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The Qutang Gorge (Chinese: 瞿塘峽; pinyin: Qútáng Xiá) is the shortest of China's Three Gorges. Immediately downstream of the ancient village Baidicheng (白帝城) the Yangtze River passes between the Chijia Mountain (赤甲山) on the north and the Baiyan Mountain (白鹽山) on the south. The point where the river passes between these mountains is called the Kuimen Gate (夔門) and it is the entrance to the Qutang Gorge - the first of the three Yangtze gorges. The Qutang Gorge is only 8 kilometres (5.0 mi) long, but it is also the narrowest of the Three Gorges. The widest point measures only 150 metres (500 ft) wide. The mountains on either side reach as high as 1,200 metres (4,000 ft). This combination of narrow canyons among high mountains with several switchbacks in only 8 kilometres creates spectacular vistas, and the Qutang Gorge is often considered the most beautiful of all the Three Gorges.
Baidicheng was an ancient city on the northern shore of the Yangtze River. Baidicheng was also where Liu Bei, first emperor of the Kingdom of Shu during the Three Kingdoms era, died. There is a Liu Bei Memorial Temple and a Zhuge Liang Memorial Temple in Baidicheng. Baidicheng is a major tourist attraction of a Yangtse cruise.
The Chalk Wall (粉筆牆) is a white cliff face on the southern bank of the Yangtze River at the entrance to the Qutang Gorge (Kuimen Gate). The Chalk Wall has numerous characters carved into the rock, many of which were done by famous Chinese calligraphers. Nearly 1,000 characters in all are carved into the rock wall, with the oldest dating to the Song Dynasty (960-1279). The wall has characters carved in many different styles of calligraphy and in various sizes. The largest characters are approximately 1.7 metres (6 ft) wide.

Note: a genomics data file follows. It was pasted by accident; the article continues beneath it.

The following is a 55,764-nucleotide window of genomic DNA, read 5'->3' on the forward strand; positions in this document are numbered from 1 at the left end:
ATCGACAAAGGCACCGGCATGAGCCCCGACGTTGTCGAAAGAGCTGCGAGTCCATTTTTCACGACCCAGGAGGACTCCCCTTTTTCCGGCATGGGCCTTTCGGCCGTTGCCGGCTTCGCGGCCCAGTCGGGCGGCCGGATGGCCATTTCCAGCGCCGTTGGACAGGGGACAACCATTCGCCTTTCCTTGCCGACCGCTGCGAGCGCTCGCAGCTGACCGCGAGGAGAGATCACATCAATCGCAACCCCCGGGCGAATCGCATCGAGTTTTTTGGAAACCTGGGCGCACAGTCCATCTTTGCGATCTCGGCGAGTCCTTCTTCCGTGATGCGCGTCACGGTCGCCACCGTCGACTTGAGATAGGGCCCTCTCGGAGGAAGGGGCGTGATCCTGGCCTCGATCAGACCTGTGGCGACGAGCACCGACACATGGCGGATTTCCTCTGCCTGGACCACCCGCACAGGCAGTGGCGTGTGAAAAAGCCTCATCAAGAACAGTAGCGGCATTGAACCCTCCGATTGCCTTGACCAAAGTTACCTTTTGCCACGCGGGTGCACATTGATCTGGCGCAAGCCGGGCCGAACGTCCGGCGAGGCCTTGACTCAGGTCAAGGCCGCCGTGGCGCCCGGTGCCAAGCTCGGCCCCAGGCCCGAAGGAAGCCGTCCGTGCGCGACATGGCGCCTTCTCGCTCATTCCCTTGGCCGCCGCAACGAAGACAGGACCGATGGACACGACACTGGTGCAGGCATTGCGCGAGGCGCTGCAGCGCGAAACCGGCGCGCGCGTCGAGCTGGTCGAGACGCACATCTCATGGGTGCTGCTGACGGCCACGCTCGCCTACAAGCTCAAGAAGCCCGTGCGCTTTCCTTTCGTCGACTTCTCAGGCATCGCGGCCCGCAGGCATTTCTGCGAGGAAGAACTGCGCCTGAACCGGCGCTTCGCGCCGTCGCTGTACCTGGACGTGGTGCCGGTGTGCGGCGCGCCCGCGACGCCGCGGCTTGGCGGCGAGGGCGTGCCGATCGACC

The Meng Liang Stairway
On the south side of the river (Baiyan Mountain) a series of rectangular holes is carven into the cliff face. The holes are almost exactly 1 metre apart and 1 metre deep. The holes zig-zag up part of the cliff face in a Z-shape. These holes are known as the Meng Liang Stairway (孟良梯).
Legend has it that the holes were built by a Song Dynasty soldier named Meng Liang (孟良). Meng Liang served for a general named Yang Jiye who was buried at the top of the cliff. Meng Liang wanted to find the remains of General Yang and give him a proper burial back in his home town. During the night Meng Liang constructed the stairway. A monk at the top of the mountain saw him coming and crowed like a rooster. Meng Liang, thinking the morning had arrived, quickly abandoned his plan to avoid being caught.
Holes such as these are used as a walk-way several places in the Three Gorges region. Poles were inserted into the holes and then either a walkway could be constructed or a person could walk from pole to pole. Historians do not know why these particular holes were constructed, nor do they know why they only reach part of the way up the cliff face. Remains of city walls have been located at the top of the cliff, and some historians have theorized that the pathway might have been intended to enable a person to access the city from the river.
Another set of similar holes can be found near Wushan in the Little Three Gorges (小三峽) of the Daning River (大寧河). The local tourism agency in Wushan has placed poles in some of these holes so that tourists can see how they were used in ancient times.